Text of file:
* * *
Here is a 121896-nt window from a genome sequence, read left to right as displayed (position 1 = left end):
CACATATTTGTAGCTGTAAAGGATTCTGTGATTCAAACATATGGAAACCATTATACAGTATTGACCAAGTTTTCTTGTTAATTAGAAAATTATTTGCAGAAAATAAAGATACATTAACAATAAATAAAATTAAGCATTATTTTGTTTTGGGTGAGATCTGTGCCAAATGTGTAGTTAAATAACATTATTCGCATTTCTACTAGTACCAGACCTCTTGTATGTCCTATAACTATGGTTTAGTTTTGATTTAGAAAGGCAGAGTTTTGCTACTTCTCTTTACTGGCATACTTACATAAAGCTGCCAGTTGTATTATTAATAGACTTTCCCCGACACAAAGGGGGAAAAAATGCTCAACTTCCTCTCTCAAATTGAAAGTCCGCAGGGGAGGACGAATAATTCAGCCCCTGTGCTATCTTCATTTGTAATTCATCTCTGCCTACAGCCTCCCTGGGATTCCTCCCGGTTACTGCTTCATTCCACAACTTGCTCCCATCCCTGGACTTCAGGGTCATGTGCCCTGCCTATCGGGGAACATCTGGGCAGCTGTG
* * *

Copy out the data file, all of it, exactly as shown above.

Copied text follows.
Here is a 121896-nt window from a genome sequence, read left to right as displayed (position 1 = left end):
CACATATTTGTAGCTGTAAAGGATTCTGTGATTCAAACATATGGAAACCATTATACAGTATTGACCAAGTTTTCTTGTTAATTAGAAAATTATTTGCAGAAAATAAAGATACATTAACAATAAATAAAATTAAGCATTATTTTGTTTTGGGTGAGATCTGTGCCAAATGTGTAGTTAAATAACATTATTCGCATTTCTACTAGTACCAGACCTCTTGTATGTCCTATAACTATGGTTTAGTTTTGATTTAGAAAGGCAGAGTTTTGCTACTTCTCTTTACTGGCATACTTACATAAAGCTGCCAGTTGTATTATTAATAGACTTTCCCCGACACAAAGGGGGAAAAAATGCTCAACTTCCTCTCTCAAATTGAAAGTCCGCAGGGGAGGACGAATAATTCAGCCCCTGTGCTATCTTCATTTGTAATTCATCTCTGCCTACAGCCTCCCTGGGATTCCTCCCGGTTACTGCTTCATTCCACAACTTGCTCCCATCCCTGGACTTCAGGGTCATGTGCCCTGCCTATCGGGGAACATCTGGGCAGCTGTG